Seven recommendations - for failure
OK, maybe not all seven, but as I was reading this summary on the Southern Newspaper Publishers Association bulletin of a speech by Galveston publisher Dolph Tillotson, it kind of crystallized for me why traditional newsrooms (aka newspapers, but I like to broaden the term) are struggling.
The title, Tillotson Offers Seven Rules for Cutting Costs, Finding Revenues, ought to give you a hint by the order of the way things are presented (costs first, revenues second). Here is his list:
- Never do nothing: Some people are not acting simply because they fear change.
- We are in a real emergency; we should act that way. He said, “We’ve got to act decisively and quickly.”
- We can do things today that you could not do before and may never be able to do again.
- Now is a great time to weed the garden. Tillotson referred to money-losing features and operations. Do away with things that newspapers do simply because they’ve always done them. Features that cost money with little benefit, such as TV books and old comics pages, can be cut now with far less outcry from customers because the economic environment makes those readers more sympathetic to change.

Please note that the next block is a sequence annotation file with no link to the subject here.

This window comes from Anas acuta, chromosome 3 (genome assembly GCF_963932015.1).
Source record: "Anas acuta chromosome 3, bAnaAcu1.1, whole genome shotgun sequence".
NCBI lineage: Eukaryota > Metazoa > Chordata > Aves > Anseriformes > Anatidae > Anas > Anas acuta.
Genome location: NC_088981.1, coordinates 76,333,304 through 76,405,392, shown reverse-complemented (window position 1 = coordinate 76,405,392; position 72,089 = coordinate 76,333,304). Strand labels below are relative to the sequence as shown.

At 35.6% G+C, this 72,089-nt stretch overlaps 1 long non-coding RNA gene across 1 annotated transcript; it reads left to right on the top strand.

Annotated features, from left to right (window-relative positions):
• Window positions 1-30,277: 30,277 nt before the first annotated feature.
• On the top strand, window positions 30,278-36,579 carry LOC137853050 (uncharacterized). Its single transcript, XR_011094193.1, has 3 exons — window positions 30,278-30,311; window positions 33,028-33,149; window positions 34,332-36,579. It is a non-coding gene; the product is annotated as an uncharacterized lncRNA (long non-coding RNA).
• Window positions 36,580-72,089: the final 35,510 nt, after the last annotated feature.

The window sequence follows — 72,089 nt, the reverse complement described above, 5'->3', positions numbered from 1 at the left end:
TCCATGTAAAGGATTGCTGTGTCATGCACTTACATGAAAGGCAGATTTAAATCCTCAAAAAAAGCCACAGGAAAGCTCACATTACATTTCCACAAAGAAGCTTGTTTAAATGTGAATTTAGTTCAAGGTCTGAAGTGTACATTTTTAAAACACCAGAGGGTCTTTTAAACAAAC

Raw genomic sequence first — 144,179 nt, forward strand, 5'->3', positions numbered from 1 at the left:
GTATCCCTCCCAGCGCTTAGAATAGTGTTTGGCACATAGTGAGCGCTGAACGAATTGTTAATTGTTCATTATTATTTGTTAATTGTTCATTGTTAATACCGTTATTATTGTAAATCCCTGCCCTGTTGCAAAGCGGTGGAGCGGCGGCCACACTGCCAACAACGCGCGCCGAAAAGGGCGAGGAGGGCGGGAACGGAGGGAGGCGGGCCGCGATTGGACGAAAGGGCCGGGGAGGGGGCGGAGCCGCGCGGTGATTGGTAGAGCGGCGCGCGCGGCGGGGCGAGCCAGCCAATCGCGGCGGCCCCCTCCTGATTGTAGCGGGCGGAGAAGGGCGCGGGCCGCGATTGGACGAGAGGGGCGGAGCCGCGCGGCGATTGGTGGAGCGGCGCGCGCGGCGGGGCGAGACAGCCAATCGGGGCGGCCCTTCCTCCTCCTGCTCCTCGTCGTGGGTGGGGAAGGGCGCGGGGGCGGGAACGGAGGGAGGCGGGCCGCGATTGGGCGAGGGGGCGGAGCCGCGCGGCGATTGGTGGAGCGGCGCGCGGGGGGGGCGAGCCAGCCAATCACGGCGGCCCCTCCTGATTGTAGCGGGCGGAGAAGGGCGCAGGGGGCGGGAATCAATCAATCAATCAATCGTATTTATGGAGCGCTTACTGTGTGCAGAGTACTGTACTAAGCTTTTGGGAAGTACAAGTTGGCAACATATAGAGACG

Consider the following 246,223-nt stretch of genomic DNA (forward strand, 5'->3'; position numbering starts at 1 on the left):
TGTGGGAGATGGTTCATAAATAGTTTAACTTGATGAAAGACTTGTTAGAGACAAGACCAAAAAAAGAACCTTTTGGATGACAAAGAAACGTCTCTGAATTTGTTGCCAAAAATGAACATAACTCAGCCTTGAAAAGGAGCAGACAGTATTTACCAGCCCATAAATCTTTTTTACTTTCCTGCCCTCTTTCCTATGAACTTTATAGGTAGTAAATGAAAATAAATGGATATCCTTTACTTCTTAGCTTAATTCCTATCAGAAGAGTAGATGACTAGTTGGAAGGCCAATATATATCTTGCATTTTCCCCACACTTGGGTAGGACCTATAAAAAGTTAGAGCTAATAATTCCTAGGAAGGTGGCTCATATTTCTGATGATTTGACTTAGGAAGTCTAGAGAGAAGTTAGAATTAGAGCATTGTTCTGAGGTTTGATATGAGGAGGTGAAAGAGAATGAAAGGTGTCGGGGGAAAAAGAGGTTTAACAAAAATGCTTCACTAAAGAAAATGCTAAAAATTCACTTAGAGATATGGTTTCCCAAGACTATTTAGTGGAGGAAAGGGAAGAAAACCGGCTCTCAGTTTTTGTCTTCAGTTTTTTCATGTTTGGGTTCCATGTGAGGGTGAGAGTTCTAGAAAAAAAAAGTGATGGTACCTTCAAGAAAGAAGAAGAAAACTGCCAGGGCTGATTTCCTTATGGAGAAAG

- Getting costs in line should be the first step.
- Focus on your company’s strengths: local connections, local news, local business.
- Remember the power of personal leadership. Find the center of your operation and move your chair there. “I think the quality of leadership is what will make a difference in our industry in the future,” he said.
No. 3, for instance, talks about doing things you could never do before and probably never do again. I'm betting he's not talking about totally rethinking your operation's structure, culture and ability to track and implement useful innovation. By the way, I say "operation" here and not just newsroom because much of the work to be done is up front, in the ad and business departments, where far too often it's still business as usual.
No. 4 - do away with things you do just because you do them. Good idea, but what about also do some things that you're not totally sure will work, but provide potential for good revenue opportunities? And then actually put the management muscle into measuring and evaluating them. Put another way, try leading your market, dang it.
No. 5 - I think this pretty much is the operationalization of all the other points.
No. 6 is good, but I'd sure feel better if it also had "and find new ways to broaden those strengths and reach new audiences or audiences in new ways."
I'm not sure you can have No. 7 if cutting is your primary stance.
Tillotson talked about creating "an atmosphere of hope." But if the focus is on cutting with little mention of innovation, where is the hope? It sounds as if he's hoping the storm, like Hurricane Ike, passes and dawn will come again, bluebirds will sing and all will be forgotten. And it may, but what happens if now the sun rises in the west, instead? All the cost-cutting in the world won't help if it still leaves you looking east.